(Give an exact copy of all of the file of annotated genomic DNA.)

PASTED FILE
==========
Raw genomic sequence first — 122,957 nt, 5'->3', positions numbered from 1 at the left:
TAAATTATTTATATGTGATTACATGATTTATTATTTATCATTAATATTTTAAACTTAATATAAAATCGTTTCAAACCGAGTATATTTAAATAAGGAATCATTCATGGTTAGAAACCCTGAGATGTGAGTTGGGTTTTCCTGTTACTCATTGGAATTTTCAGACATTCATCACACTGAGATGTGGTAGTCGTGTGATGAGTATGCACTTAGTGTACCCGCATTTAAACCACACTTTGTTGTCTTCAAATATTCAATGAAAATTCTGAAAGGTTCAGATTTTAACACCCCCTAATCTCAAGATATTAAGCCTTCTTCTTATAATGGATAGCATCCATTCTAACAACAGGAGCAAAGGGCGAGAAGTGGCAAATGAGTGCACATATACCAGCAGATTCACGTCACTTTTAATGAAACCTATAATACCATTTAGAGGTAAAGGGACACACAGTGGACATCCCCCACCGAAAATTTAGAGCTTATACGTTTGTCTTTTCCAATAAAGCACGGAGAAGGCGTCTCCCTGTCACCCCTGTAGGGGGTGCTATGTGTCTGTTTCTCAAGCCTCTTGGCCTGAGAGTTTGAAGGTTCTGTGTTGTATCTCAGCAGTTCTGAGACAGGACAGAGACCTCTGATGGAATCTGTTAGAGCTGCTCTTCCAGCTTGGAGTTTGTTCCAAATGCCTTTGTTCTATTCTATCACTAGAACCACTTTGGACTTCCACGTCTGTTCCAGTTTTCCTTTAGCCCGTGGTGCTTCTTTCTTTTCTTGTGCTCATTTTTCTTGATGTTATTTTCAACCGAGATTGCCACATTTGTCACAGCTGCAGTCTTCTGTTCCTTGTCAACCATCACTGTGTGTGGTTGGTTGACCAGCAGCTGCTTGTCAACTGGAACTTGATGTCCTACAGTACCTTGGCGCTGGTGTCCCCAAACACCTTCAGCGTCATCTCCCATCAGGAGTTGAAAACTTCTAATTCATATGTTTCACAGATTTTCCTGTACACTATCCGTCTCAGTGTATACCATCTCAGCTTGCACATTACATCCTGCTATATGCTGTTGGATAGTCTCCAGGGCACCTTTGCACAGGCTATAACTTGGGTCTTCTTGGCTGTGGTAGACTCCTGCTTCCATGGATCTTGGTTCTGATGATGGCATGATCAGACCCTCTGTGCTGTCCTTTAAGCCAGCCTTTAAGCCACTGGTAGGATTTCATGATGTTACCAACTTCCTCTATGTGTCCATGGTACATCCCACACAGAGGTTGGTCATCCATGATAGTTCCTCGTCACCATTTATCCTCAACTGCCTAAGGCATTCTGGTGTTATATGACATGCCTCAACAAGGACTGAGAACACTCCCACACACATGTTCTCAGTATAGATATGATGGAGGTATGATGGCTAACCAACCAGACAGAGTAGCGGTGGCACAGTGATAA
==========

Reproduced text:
Raw genomic sequence first — 122,957 nt, 5'->3', positions numbered from 1 at the left:
TAAATTATTTATATGTGATTACATGATTTATTATTTATCATTAATATTTTAAACTTAATATAAAATCGTTTCAAACCGAGTATATTTAAATAAGGAATCATTCATGGTTAGAAACCCTGAGATGTGAGTTGGGTTTTCCTGTTACTCATTGGAATTTTCAGACATTCATCACACTGAGATGTGGTAGTCGTGTGATGAGTATGCACTTAGTGTACCCGCATTTAAACCACACTTTGTTGTCTTCAAATATTCAATGAAAATTCTGAAAGGTTCAGATTTTAACACCCCCTAATCTCAAGATATTAAGCCTTCTTCTTATAATGGATAGCATCCATTCTAACAACAGGAGCAAAGGGCGAGAAGTGGCAAATGAGTGCACATATACCAGCAGATTCACGTCACTTTTAATGAAACCTATAATACCATTTAGAGGTAAAGGGACACACAGTGGACATCCCCCACCGAAAATTTAGAGCTTATACGTTTGTCTTTTCCAATAAAGCACGGAGAAGGCGTCTCCCTGTCACCCCTGTAGGGGGTGCTATGTGTCTGTTTCTCAAGCCTCTTGGCCTGAGAGTTTGAAGGTTCTGTGTTGTATCTCAGCAGTTCTGAGACAGGACAGAGACCTCTGATGGAATCTGTTAGAGCTGCTCTTCCAGCTTGGAGTTTGTTCCAAATGCCTTTGTTCTATTCTATCACTAGAACCACTTTGGACTTCCACGTCTGTTCCAGTTTTCCTTTAGCCCGTGGTGCTTCTTTCTTTTCTTGTGCTCATTTTTCTTGATGTTATTTTCAACCGAGATTGCCACATTTGTCACAGCTGCAGTCTTCTGTTCCTTGTCAACCATCACTGTGTGTGGTTGGTTGACCAGCAGCTGCTTGTCAACTGGAACTTGATGTCCTACAGTACCTTGGCGCTGGTGTCCCCAAACACCTTCAGCGTCATCTCCCATCAGGAGTTGAAAACTTCTAATTCATATGTTTCACAGATTTTCCTGTACACTATCCGTCTCAGTGTATACCATCTCAGCTTGCACATTACATCCTGCTATATGCTGTTGGATAGTCTCCAGGGCACCTTTGCACAGGCTATAACTTGGGTCTTCTTGGCTGTGGTAGACTCCTGCTTCCATGGATCTTGGTTCTGATGATGGCATGATCAGACCCTCTGTGCTGTCCTTTAAGCCAGCCTTTAAGCCACTGGTAGGATTTCATGATGTTACCAACTTCCTCTATGTGTCCATGGTACATCCCACACAGAGGTTGGTCATCCATGATAGTTCCTCGTCACCATTTATCCTCAACTGCCTAAGGCATTCTGGTGTTATATGACATGCCTCAACAAGGACTGAGAACACTCCCACACACATGTTCTCAGTATAGATATGATGGAGGTATGATGGCTAACCAACCAGACAGAGTAGCGGTGGCACAGTGATAA